Posted on JohnBacherPhD.ca and SpringwaterParkcc.org.
Previous posts on the Waverley Mega Quarry;
The Ontario Ombudsman can now investigate the role municipalities played within the Midhurst Secondary Plan fiasco.December 10, 2014
Provincial law was exempted to green-light the Midhurst sprawl plan. “Who did what, when” is now open with a simple telephone complaint to Mr. Marin’s office.
The Toronto Star reports in Ombudsman André Marin looks forward to his new powers:
“As of the implementation of this bill we’ll be overseeing 443 municipalities . . . as well as 83 school boards and 22 universities representing roughly $30 billion in provincial expenditures that up until now have been going under the radar,” he said…
Marin’s sights are particularly set on municipal councils, which he described a year ago as being addicted to secrecy.
It is no surprise that there are strong forces (direct and indirect) that resist this oversight of public money and policies.
“I think history has shown . . . that municipalities need all the help they can get. This is an area fraught with controversy, conflict of interest, low oversight, whether it’s Brampton, Mississauga, Toronto, Sudbury and London. The list goes on,” he said.
As recently as July, municipalities made it clear they didn’t want Marin to stick his nose in their business.
Notably, the Association of Municipalities of Ontario (AMO) highlighted on its website that municipalities will be able to apply to a court to determine whether the Ontario Ombudsman has jurisdiction to investigate a complaint.
Opportunism in public or private enterprise relies on two things: self-interest and deceit.
Mr. Marin has a public reputation for sincerity and fearless truth-seeking.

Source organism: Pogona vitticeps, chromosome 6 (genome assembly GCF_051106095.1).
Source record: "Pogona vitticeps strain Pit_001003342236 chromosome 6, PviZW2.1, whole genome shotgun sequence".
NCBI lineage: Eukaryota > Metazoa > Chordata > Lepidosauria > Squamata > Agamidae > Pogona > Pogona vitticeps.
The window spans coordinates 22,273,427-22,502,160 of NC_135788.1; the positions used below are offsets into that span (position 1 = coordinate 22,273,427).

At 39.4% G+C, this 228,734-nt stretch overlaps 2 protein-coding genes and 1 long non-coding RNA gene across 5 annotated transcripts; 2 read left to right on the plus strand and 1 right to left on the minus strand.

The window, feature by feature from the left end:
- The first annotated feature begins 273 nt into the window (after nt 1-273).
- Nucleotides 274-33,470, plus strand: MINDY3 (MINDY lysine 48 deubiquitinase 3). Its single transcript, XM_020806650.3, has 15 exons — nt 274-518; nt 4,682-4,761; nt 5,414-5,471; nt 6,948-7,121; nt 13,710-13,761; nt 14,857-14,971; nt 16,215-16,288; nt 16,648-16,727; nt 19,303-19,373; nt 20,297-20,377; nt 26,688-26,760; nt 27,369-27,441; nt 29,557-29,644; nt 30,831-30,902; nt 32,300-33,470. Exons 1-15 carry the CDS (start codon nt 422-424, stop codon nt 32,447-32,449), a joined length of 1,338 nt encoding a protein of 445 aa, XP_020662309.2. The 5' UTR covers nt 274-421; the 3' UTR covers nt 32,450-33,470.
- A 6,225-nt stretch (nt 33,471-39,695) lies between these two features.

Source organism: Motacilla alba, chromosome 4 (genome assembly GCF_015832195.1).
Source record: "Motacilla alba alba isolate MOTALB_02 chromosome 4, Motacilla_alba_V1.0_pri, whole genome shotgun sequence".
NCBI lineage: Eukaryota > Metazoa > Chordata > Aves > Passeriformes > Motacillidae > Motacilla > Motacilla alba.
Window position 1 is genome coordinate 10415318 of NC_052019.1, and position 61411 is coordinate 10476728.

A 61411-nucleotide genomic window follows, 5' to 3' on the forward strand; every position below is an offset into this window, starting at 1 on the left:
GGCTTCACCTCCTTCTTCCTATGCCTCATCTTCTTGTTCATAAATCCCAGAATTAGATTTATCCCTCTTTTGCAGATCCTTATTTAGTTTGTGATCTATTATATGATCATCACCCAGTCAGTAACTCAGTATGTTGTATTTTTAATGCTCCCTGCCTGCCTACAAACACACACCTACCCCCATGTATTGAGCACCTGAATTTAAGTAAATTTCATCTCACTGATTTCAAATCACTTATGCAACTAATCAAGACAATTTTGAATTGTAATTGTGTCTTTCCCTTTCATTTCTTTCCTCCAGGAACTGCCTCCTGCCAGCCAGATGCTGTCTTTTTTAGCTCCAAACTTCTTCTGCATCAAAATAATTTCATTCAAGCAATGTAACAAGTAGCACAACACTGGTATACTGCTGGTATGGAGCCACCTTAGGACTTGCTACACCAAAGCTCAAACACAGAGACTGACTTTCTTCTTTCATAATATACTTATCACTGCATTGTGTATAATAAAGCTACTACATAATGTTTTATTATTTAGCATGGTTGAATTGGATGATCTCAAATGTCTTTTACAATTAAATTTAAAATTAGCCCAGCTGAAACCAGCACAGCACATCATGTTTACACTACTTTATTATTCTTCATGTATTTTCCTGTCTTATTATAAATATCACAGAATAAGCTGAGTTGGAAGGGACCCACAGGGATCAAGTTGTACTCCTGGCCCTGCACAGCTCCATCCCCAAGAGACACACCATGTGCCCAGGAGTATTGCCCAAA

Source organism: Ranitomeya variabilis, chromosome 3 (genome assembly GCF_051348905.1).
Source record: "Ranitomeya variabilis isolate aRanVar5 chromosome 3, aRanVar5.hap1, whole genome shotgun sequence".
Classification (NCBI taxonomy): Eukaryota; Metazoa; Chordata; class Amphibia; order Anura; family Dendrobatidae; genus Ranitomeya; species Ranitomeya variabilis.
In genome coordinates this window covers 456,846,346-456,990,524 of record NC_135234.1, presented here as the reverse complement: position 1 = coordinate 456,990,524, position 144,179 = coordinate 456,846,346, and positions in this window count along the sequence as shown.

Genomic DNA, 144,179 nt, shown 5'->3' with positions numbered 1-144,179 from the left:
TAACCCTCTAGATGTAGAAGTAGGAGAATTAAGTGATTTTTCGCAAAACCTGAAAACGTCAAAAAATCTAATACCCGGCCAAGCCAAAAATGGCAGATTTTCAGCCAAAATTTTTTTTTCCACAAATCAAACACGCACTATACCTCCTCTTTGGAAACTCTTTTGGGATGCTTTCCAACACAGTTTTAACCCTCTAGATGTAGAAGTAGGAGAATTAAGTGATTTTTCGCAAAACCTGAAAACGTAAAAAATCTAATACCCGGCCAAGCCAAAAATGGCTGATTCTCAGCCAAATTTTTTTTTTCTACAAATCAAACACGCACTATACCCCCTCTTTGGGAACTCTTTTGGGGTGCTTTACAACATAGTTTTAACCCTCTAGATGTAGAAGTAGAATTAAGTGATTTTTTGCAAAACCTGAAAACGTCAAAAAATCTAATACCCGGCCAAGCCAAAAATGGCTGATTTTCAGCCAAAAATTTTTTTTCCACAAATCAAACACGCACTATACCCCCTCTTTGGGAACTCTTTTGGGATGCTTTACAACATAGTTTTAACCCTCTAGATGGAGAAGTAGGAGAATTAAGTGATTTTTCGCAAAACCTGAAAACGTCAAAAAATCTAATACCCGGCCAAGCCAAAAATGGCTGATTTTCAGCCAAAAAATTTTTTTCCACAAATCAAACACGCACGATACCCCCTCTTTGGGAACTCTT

How generous will exiting Simcoe County politicians & staff (in county, agencies and townships) be to themselves with our tax dollars?November 12, 2014
And will the 32 county councilors (53% who are newly-elected in “stunning reversals“) follow through with their promises of better transparency by publicizing ANY payouts to exiting individuals?
An interesting article today in the Toronto Star about the defeated Brampton mayor and councillors, Defeated Brampton mayor to receive $375,000 payout:
Susan Fennell, the highest paid mayor in Canada in 2012, will leave her Brampton office with about $375,000 in retirement and pension benefits.
The mayor, trounced in October’s municipal election by former Brampton MPP Linda Jeffrey after an expense scandal, will receive $297,232.26 in a retirement allowance from the city after serving for 26 years, according to Brampton city staff.
Fennell will receive another $23,922.36 in pension benefits, which are paid out by the city to councillors in lieu of a pension, and at least $50,000 more in retirement benefits for her work on the Regional Municipality of Peel Council.
This is called by the mayor-elect Jeffrey a “self-made golden parachute”. In addition to being the hightest paid mayor in Canada in 2012, a Deloitte audit found that staff violated city spending rules 266 times. Lawsuits against exercising freedom of expression continue to highlight the need for oversight over municipal activities.
Last week, Fennell issued a notice of libel to councillors John Sanderson and Sprovieri for remarks they made to the Star about the expense scandal that Fennell claims were defamatory.
The Star was also served with the notice of libel, the second of two threatened lawsuits against the newspaper.
The Star stands by its reporting.
Springwater Township’s council-elect has, especially, increased their business experience and skill level while setting what I think is an appropriate circa-2014 transparency and accountability standard.
The individual ability has been called forward by the electorate across this great county.
- Will the openness electoral promises be realized within the 16 county municipalities by voluntary disclosure of payouts?